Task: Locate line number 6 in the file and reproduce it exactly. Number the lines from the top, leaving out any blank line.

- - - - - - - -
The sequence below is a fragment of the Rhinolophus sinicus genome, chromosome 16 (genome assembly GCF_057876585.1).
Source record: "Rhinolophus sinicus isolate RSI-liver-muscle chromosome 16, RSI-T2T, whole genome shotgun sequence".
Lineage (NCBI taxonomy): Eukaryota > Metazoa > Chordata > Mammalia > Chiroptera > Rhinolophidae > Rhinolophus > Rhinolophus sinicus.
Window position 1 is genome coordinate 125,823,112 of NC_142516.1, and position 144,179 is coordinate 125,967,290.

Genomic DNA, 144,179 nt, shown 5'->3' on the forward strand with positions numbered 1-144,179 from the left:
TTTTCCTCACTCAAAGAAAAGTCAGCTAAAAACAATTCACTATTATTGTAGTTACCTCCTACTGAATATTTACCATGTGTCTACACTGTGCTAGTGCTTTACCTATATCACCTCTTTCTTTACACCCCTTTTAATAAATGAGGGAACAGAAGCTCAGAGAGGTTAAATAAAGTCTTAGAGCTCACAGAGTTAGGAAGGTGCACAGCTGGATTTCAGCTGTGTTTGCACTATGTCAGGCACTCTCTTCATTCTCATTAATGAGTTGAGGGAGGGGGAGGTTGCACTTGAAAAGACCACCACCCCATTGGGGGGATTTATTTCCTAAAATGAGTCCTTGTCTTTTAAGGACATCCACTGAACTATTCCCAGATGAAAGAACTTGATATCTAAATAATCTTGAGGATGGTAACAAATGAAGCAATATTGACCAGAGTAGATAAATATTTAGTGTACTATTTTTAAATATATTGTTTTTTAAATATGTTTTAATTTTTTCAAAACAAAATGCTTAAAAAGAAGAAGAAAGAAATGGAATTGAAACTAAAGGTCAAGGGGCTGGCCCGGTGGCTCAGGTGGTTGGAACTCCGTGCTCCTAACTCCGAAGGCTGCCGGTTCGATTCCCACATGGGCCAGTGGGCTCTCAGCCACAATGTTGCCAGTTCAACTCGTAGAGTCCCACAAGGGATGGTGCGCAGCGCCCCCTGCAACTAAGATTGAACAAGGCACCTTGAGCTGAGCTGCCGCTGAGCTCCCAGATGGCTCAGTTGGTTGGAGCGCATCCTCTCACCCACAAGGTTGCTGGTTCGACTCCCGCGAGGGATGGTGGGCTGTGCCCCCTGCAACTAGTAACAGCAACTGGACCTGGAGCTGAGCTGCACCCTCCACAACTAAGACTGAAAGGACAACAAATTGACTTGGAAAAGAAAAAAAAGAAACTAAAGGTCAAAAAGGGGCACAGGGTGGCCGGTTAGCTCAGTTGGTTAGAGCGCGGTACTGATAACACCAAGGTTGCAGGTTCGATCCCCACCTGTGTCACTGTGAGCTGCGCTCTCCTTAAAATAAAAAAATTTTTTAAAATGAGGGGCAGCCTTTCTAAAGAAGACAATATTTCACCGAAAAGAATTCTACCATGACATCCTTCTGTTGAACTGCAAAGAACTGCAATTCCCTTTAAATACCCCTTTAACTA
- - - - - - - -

TTTTCCTCACTCAAAGAAAAGTCAGCTAAAAACAATTCACTATTATTGTAGTTACCTCCTACTGAATATTTACCATGTGTCTACACTGTGCTAGTGCTTTACCTATATCACCTCTTTCTTTACACCCCTTTTAATAAATGAGGGAACAGAAGCTCAGAGAGGTTAAATAAAGTCTTAGAGCTCACAGAGTTAGGAAGGTGCACAGCTGGATTTCAGCTGTGTTTGCACTATGTCAGGCACTCTCTTCATTCTCATTAATGAGTTGAGGGAGGGGGAGGTTGCACTTGAAAAGACCACCACCCCATTGGGGGGATTTATTTCCTAAAATGAGTCCTTGTCTTTTAAGGACATCCACTGAACTATTCCCAGATGAAAGAACTTGATATCTAAATAATCTTGAGGATGGTAACAAATGAAGCAATATTGACCAGAGTAGATAAATATTTAGTGTACTATTTTTAAATATATTGTTTTTTAAATATGTTTTAATTTTTTCAAAACAAAATGCTTAAAAAGAAGAAGAAAGAAATGGAATTGAAACTAAAGGTCAAGGGGCTGGCCCGGTGGCTCAGGTGGTTGGAACTCCGTGCTCCTAACTCCGAAGGCTGCCGGTTCGATTCCCACATGGGCCAGTGGGCTCTCAGCCACAATGTTGCCAGTTCAACTCGTAGAGTCCCACAAGGGATGGTGCGCAGCGCCCCCTGCAACTAAGATTGAACAAGGCACCTTGAGCTGAGCTGCCGCTGAGCTCCCAGATGGCTCAGTTGGTTGGAGCGCATCCTCTCACCCACAAGGTTGCTGGTTCGACTCCCGCGAGGGATGGTGGGCTGTGCCCCCTGCAACTAGTAACAGCAACTGGACCTGGAGCTGAGCTGCACCCTCCACAACTAAGACTGAAAGGACAACAAATTGACTTGGAAAAGAAAAAAAAGAAACTAAAGGTCAAAAAGGGGCACAGGGTGGCCGGTTAGCTCAGTTGGTTAGAGCGCGGTACTGATAACACCAAGGTTGCAGGTTCGATCCCCACCTGTGTCACTGTGAGCTGCGCTCTCCTTAAAATAAAAAAATTTTTTAAAATGAGGGGCAGCCTTTCTAAAGAAGACAATATTTCACCGAAAAGAATTCTACCATGACATCCTTCTGTTGAACTGCAAAGAACTGCAATTCCCTTTAAATACCCCTTTAACTA